Life, Hope & Truth

From the March/April 2015 issue of Discern Magazine

Are Good Morals Good Enough?

What kind of person does immoral things with impunity? Who decides what is immoral? Is there a way to know with certainty what is right and wrong in life?

There it was in my inbox for the second time in a week: “I am … an aging widow suffering from cancer. I have some funds I am willing to donate through you to non-profit charitable organization amounting £8.3 Million pounds. … 50% of the total sum should be transferred to any orphanage home. You can help your community with the remaining 50% and for your services to carry out this last wish for me.”

What kind of person does immoral things without guilt?

As I hit the delete button, I wondered what kind of person would fall for such a scam. The numbers must be small, but evidently there are a few who are fooled. The criminals behind the scams then steal their savings and leave some innocent and often elderly people destitute. 

And what kind of person is able to lie, cheat and steal with such impunity? How do such people live with themselves? Most people would be wracked with guilt if they committed a crime like this.

Our decisions about what is right and wrong in life

How do you make decisions about right and wrong in your life? Philosophers often proclaim that truth is relative and there are no moral absolutes, so how can we know if the choices we make are right or wrong? How do we know we’re any better than the criminals trying to dupe the unsuspecting and naïve with bogus schemes?

As we become adults and acquire the power to make bigger and more significant decisions, each of us is faced with the challenge of determining what standards will shape those decisions. Judgments must always be based upon some standard, so what standards will guide us as we make the decisions that affect our lives and our relationships?

For a lot of people today, those moral standards are founded upon human reason alone. If human reason is the highest source of knowledge available, then human concepts of morality should be supreme.

The weakness of moral reasoning

But experience shows us that humans don’t all reason in the same way. What one person values can be very different from what another person values. The supporters of the ISIS-led insurgency in the Middle East believed it is moral to torture and brutally murder those who oppose their goals, while the rest of the world was repulsed by their savagery. 

If terrorists consider themselves morally upright while the rest of civilization considers them immoral in the extreme, isn’t it obvious that human assessments of morality are inherently inadequate?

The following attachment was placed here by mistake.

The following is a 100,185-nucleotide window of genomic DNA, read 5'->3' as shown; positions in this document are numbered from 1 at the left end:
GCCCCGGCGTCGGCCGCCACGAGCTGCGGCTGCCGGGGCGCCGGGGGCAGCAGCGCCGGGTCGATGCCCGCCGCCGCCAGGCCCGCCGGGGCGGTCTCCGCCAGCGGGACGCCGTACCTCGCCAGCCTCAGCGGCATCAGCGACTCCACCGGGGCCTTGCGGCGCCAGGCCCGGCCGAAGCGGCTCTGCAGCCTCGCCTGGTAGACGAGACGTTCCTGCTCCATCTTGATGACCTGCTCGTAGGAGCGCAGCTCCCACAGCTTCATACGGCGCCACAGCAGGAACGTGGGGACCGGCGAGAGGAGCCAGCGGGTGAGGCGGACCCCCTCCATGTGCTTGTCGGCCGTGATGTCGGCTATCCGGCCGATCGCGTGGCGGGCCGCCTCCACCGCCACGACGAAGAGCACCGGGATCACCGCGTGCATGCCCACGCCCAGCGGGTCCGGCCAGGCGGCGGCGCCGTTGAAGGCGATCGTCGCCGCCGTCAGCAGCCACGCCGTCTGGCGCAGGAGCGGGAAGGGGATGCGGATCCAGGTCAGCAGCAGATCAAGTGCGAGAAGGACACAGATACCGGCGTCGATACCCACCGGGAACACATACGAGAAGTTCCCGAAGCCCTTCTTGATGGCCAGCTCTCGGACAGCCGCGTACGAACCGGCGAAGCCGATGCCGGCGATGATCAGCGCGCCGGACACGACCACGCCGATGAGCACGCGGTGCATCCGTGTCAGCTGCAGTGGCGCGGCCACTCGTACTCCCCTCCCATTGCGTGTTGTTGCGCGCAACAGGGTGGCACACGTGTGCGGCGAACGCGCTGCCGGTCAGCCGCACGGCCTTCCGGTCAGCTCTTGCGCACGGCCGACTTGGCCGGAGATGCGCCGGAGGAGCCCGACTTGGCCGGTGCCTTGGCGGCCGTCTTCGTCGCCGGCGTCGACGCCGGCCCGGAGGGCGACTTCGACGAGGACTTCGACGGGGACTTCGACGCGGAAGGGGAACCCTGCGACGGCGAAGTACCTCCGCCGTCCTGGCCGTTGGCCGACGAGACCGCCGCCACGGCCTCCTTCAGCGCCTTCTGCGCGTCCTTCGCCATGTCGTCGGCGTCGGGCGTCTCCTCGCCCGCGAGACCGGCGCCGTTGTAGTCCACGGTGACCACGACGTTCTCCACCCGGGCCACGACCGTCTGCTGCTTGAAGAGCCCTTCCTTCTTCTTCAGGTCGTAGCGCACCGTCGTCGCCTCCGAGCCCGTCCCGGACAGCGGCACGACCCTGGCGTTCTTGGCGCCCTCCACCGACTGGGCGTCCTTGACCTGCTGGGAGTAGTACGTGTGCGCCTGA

But, wait! I’m human too. Does that mean my assessments of morality may also be inadequate?

What’s missing in understanding what is immoral?

Everyone sees the importance of good morals, but there is a vital concept missing. Without it humans stumble about in spiritual darkness, bruised and battered by spiritual realities they cannot perceive.

The missing concept is embodied in one simple, three-letter word—sin. Some think sin is an antiquated concept with little relevance for the modern world.

Unlike moral relativism, sin is not determined by human reason or by the fluctuations of human society. Sin is determined by an eternal God whose standards transcend the barriers of time and place. What He defined as sin yesterday is still sin today and will be sin tomorrow, and no one will ever be exempt from His standards. 

And there is one more aspect of sin that sets it apart from morals. There is a death penalty for committing sin (Romans 6:23), and no one will ever be exempt from that either. 

The good news is that the God who defines sin also “desires all men to be saved” (1 Timothy 2:4).

How can we know what is right and wrong in life?

“But,” some will say, “different people worship different gods, and those gods have different standards. How can we know which one is right?” Believe it or not, the true God thought that was a fair question, and He didn’t leave us in the dark with no answer.

God claims that He has the right to tell you and me how we should live our lives and what our moral standards should be. 

But I have a mind and the ability to reason. What right does He have to tell me what I should and should not do?

God gives His credentials

When giving a formal presentation, a speaker often begins by telling the audience why they should listen.